ARTISTIC DIRECTOR Ruth Osborne has devoted her professional life to youth dance, challenging old ideas and developing new methods. She is nationally respected for her teaching and choreographic work. She has developed dance in primary and secondary schools, tertiary institutions, private dance studios, summer schools and regional outreach tours. She has mentored choreographers and dancers, including both young emerging artists and senior dance professionals.
Her professional dance career extends over 40 years and includes performing, teaching, choreographing, directing, collaborating and mentoring. She has served on many arts related boards including Ausdance WA (President), The West Australian Ballet, WAAPA Advisory Panels, Arts WA Peer Assessment Panel, STEPS Youth Dance Company and Youth Arts Incorporated.
After extensive training and experience across all dance sectors in Sydney, Ruth moved to WA and in 1976 established the Contemporary Dance Centre, where she was Artistic Director until 1999. She taught at WAAPA from its inception; and was a founding board member, choreographer and Artistic Director of STEPS Youth Dance Company for 10 years.
She has choreographed for local, national and international television and film; and many large scale events including the Opening Ceremonies for the 6th and 8th World Swimming Championships; the Pacific School Games; collaborations for the Festival of Perth in 1995 and 1997; and Australia Day celebrations.
Ruth joined The Australian Choreographic Centre in Canberra as Manager of Youth Dance Practice in 1999, under Director Mark Gordon. She established the highly successful Quantum Leap youth choreographic ensemble, and developed ongoing programs, focused on choreographic literacy, for young people auditioned from Canberra and the region. These bridged community and professional practice, with professionally produced performances in major theatres and institutions in Canberra, and regional and interstate tours.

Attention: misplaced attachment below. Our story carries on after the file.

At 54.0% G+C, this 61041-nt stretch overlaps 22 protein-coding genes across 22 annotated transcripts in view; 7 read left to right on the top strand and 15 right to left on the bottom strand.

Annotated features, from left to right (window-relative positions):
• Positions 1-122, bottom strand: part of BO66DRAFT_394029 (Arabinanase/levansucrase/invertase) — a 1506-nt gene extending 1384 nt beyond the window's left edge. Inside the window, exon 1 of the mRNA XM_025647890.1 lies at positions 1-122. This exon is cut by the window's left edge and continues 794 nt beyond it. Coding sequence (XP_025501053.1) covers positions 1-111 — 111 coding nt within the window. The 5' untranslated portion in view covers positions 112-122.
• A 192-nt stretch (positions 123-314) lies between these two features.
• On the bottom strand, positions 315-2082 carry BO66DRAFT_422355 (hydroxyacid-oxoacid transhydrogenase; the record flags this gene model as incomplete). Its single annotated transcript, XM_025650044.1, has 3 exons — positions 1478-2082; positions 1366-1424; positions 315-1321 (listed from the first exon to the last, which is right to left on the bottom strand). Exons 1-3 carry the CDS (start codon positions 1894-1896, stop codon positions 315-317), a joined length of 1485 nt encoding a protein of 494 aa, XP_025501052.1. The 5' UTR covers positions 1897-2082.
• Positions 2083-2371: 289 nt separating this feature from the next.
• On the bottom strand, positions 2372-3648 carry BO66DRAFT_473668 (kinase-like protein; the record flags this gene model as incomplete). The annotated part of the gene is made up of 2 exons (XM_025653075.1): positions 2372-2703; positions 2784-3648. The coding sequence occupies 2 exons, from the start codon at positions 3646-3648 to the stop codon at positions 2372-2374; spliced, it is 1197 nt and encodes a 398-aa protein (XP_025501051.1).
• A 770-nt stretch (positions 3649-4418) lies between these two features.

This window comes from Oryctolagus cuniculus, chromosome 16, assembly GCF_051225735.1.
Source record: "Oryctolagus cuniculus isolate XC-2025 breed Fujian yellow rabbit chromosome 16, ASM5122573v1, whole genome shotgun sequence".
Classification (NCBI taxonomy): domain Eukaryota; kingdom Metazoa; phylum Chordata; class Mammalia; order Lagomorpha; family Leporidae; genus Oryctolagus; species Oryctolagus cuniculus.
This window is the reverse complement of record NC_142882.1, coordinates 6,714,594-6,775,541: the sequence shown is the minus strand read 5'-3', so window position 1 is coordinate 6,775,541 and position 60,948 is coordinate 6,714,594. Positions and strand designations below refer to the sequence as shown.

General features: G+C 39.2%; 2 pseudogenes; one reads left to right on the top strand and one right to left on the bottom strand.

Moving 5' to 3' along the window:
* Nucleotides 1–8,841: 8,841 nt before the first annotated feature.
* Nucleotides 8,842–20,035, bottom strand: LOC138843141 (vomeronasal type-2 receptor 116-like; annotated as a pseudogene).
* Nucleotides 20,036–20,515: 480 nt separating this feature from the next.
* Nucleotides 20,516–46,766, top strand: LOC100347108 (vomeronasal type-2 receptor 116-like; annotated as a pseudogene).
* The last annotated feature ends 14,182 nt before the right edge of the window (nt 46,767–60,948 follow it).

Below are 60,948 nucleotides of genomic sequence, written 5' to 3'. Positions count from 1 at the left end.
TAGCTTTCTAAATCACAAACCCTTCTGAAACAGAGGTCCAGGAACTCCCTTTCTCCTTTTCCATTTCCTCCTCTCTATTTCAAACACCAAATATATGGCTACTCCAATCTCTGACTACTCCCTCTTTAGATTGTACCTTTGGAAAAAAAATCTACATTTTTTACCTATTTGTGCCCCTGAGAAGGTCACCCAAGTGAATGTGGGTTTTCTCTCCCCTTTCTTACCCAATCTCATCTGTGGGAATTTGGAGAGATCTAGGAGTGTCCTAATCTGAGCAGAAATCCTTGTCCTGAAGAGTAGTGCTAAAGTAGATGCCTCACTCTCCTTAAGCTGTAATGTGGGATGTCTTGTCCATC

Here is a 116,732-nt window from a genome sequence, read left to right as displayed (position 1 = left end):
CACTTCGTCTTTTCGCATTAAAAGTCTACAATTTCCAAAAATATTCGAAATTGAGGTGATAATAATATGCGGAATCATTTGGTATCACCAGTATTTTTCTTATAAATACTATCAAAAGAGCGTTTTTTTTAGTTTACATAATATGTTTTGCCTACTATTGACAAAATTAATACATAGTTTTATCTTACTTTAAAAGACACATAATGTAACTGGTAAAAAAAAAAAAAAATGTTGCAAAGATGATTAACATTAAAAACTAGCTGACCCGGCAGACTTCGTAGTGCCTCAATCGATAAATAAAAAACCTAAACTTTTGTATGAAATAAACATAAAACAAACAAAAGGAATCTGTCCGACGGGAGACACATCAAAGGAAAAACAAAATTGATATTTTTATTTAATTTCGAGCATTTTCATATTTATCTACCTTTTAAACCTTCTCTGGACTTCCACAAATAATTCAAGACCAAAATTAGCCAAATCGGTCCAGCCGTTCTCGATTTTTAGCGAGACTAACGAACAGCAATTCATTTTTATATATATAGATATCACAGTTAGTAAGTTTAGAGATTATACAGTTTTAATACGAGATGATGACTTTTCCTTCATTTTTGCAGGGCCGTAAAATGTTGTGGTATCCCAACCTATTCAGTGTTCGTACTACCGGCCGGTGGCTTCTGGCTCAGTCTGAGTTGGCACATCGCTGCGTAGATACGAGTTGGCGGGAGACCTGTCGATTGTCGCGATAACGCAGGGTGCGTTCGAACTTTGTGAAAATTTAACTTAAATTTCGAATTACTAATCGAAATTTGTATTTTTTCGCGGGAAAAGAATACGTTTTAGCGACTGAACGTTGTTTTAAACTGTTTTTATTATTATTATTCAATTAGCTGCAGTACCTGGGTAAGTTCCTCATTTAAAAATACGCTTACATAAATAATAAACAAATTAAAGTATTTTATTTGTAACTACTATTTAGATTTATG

Ruth established the Licence to Move program to encourage boys into dance, and directed the highly acclaimed Industrial Hardware dance project series for young men and boys.
In 2003 she won the Canberra Critics Circle Dance Award for her ongoing work with Quantum Leap and in particular “boys in dance”. She was Artistic Director of the Australian Dance Awards in 2012 and 2013.
She won the Australian Dance Awards‘ 2011 Award for Services to Dance — “for her superlative teaching and wide-ranging services to dance for over four decades; for an outstanding contribution to dance education and to the development of youth dance practice in Australia.” She won a 2015 Canberra Critics Circle award for her piece “Walking and Falling”. In 2017 she is taking up a Churchill Fellowship to study in the UK.
Alison Plevey is an award-winning choreographer and dance and physical artist based in Canberra. Her practice spans youth dance and theatre, education, cross-disciplinary collaborations, festival commissions, solo research and arts industry development in regional NSW and the ACT. Alison holds a first class honours degree from WAAPA. She is a member of The Childer’s Group, an independent arts advocacy group in Canberra.
Recent works include ‘Mine!’ (ACT National Science Week 2017), ‘Nervous’ at Mount Stromlo Observatory, and ‘Strings Attached’ at New Acton, ‘Dancing with Drones’ (Performance Space LiveWorks 2015), ‘Shake It’ (Art, Not Apart Festival 2017), ‘Autonomous’ (You Are Here Festival 2017), ‘Sprout’ (Art, Not Apart Festival 2016), ‘Heatwave’ (Dance on the Edge 2016), ‘Johnny Castellano is Mine’ (The Street Theatre 2014), ‘WORK IT’ (Art, Not Apart and You Are Here Festivals 2015).
Alison is Co-Director of dance and physical theatre company Lingua Franca with Adam Deusien. Based in Bathurst they create visceral original performance engaging professional, emerging and community artists. Their recent work ‘unsustainable behaviour’ was presented at the Regional Arts Australian Conference, ArtLands Dubbo 2016).
Alison is Leader of new Canberra company Australian Dance Party, driven by her ongoing study of dance as a universal communicative medium and a powerful practice for humanity to experience, debate and celebrate. The Party is an evolution of her work as a solo artist and inspired collaborations with diverse artists in Canberra. She aims to build the sustainability of professional dance in our political capital and legitimise the role of the arts in our contemporary context.